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Sooooooooooooooooooooo where is the most cost effective place to buy one of those beauty's????????????????????? Regal


p.s. I could be persuaded to sell off my G-scale collection, if I could set up a track, and at least one loco in my backyard. Always wanted to have a house in the country and a little acreage to build a ride on rr there.
 

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Posted By aceinspp on 21 Apr 2010 05:24 PM
Well we have quite a bit of equip including 4 locos and a dozen cars for now and more coming. So it gets addictive and you keep adding just like G scale. Later RJD



Just a couple of shots of our locos





And the Ls loco in process of being built.



Any one interested in a F7 shell we have some made up.



Later RJD



Can you show us what's setting behind the Sante Fe???????????? looks interesting. Regal
 

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Probably missed it but where do you buy this stuff economically, I may want to liquidate my G-Scale, and get one good running unit and some track!! Regal
 

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Economical is not a word you use when talking about 7 1/2" equipment. 2 1/2" trucks alone cost $750 for a set.... I build my own rolling stock.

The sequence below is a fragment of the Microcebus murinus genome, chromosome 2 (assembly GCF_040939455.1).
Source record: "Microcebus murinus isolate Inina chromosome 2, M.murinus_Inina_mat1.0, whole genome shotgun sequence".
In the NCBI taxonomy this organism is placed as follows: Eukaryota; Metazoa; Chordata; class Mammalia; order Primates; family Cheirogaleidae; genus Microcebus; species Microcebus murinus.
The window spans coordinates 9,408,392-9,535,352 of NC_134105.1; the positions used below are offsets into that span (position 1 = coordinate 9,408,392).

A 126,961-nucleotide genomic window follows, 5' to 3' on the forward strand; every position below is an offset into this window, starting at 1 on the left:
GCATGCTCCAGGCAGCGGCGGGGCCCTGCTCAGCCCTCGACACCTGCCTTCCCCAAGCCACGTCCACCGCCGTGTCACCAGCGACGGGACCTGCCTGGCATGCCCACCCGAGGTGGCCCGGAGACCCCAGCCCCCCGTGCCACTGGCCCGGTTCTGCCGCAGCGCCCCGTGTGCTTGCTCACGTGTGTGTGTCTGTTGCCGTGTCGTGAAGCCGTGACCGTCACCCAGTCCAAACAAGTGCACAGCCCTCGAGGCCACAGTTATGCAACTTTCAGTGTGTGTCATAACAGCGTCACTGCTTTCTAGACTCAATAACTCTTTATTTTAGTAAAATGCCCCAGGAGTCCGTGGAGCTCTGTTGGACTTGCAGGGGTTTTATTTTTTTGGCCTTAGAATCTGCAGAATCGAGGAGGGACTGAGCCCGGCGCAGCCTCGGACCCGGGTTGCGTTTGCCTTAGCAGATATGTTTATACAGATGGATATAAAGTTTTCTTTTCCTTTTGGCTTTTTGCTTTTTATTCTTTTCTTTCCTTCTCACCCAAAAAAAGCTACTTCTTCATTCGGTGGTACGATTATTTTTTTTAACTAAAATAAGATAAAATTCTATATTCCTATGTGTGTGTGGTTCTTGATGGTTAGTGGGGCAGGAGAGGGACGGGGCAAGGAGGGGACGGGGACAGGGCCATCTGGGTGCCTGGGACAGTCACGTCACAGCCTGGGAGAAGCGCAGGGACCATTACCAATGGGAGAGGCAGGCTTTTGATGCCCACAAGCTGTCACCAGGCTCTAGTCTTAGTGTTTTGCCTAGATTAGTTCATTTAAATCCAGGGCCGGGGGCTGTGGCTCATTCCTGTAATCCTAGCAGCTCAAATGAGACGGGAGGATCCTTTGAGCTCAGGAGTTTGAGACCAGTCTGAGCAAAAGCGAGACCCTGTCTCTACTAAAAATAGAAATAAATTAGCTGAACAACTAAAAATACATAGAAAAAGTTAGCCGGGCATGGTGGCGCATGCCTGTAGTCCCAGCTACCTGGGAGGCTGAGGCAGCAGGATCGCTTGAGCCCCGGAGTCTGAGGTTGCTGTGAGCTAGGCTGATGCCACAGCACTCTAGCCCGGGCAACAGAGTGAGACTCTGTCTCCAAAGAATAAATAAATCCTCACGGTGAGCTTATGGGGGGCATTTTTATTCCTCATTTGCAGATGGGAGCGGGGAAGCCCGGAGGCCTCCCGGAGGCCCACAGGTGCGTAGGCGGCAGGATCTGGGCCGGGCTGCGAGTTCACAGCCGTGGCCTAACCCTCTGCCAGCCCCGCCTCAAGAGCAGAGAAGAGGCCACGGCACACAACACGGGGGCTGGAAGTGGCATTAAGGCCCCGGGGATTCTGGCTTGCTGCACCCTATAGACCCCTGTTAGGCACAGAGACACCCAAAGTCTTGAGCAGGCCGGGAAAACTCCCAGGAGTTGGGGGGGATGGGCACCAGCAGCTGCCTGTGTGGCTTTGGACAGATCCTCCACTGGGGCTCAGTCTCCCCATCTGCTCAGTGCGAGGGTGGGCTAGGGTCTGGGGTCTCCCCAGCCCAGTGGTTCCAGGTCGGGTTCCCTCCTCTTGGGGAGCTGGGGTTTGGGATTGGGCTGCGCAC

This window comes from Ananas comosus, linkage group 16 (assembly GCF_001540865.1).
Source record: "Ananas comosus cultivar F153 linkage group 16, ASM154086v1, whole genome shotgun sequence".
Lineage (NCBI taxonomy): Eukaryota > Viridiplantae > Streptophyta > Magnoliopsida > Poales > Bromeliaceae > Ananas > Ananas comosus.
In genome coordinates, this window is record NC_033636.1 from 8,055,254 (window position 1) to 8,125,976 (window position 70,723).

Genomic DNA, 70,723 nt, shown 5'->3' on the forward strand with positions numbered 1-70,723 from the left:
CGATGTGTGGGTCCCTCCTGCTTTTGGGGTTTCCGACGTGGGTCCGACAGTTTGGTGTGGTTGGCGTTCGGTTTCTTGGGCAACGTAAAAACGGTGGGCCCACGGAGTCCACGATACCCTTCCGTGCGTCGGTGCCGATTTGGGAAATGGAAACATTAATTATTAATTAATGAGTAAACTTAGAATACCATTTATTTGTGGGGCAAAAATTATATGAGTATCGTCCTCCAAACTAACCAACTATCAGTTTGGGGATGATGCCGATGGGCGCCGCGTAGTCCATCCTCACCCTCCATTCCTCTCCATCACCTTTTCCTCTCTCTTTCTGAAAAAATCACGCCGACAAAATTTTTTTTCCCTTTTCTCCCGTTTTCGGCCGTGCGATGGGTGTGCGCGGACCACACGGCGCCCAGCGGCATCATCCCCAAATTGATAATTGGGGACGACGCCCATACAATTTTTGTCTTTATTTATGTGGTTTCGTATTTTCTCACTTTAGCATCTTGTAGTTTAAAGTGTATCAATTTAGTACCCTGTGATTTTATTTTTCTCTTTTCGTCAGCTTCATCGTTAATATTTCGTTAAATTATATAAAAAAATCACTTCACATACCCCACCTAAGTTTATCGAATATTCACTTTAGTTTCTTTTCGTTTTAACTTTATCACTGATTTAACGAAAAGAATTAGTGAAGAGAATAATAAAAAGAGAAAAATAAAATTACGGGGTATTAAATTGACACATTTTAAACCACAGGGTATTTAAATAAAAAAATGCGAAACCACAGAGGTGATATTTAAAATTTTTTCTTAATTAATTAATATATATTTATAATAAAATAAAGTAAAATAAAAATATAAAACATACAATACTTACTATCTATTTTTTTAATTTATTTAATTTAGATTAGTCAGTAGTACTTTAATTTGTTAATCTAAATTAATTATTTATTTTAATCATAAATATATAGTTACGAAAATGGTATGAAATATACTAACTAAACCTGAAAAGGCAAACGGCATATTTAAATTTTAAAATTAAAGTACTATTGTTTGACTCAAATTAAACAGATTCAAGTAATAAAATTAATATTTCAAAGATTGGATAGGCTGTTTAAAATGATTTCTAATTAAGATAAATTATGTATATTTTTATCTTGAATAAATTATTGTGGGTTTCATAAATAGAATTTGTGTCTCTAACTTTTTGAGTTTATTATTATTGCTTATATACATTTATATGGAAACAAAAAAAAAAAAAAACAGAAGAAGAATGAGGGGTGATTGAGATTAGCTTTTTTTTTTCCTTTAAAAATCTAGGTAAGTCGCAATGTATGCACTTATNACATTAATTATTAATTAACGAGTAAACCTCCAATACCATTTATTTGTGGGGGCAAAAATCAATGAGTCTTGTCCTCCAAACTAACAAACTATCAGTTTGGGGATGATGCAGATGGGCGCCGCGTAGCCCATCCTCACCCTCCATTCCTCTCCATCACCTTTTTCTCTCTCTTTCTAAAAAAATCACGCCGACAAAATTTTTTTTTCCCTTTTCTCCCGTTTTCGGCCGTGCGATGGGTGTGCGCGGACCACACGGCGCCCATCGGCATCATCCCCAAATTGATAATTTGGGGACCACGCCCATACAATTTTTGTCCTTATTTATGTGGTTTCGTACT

I got hooked three years ago, I now have an 2 1/2" electric class A climax and a live steam Mich Cal two cylinder shay in 2 1/2" scale.

Terry
 

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This is just a general question: how feasible is a 'big' gauge RR line (say, 7" or so?).

I've considered for a few years now the feasibility of building a SL to haul wood from my woodracks to my front door. Snow isn't much of a problem, but it happens on occasion.

Basic needs: the ability to transport the equivalent of 2 common (not contractor's) wheelbarrows of wood once a day. No turnarounds, just a pair of rails & a couple of cars behind an electric-powered engine (steamlike). I'm thinking 110v 20A on the tracks when in use, else off. A GFI, of course.

I'm a retired T&D (tool & diemaker) and done house wiring, so mechanics/electrics are not a particular issue. Neither is track, which would be of 2x4's with strap steel on top, just like the old days. I figure one or two motors mounted on a pair of axles for the engine.

Just wondering if anyone else has built a 'real purpose' Narrow NG RR. WOuld like to hear.

Les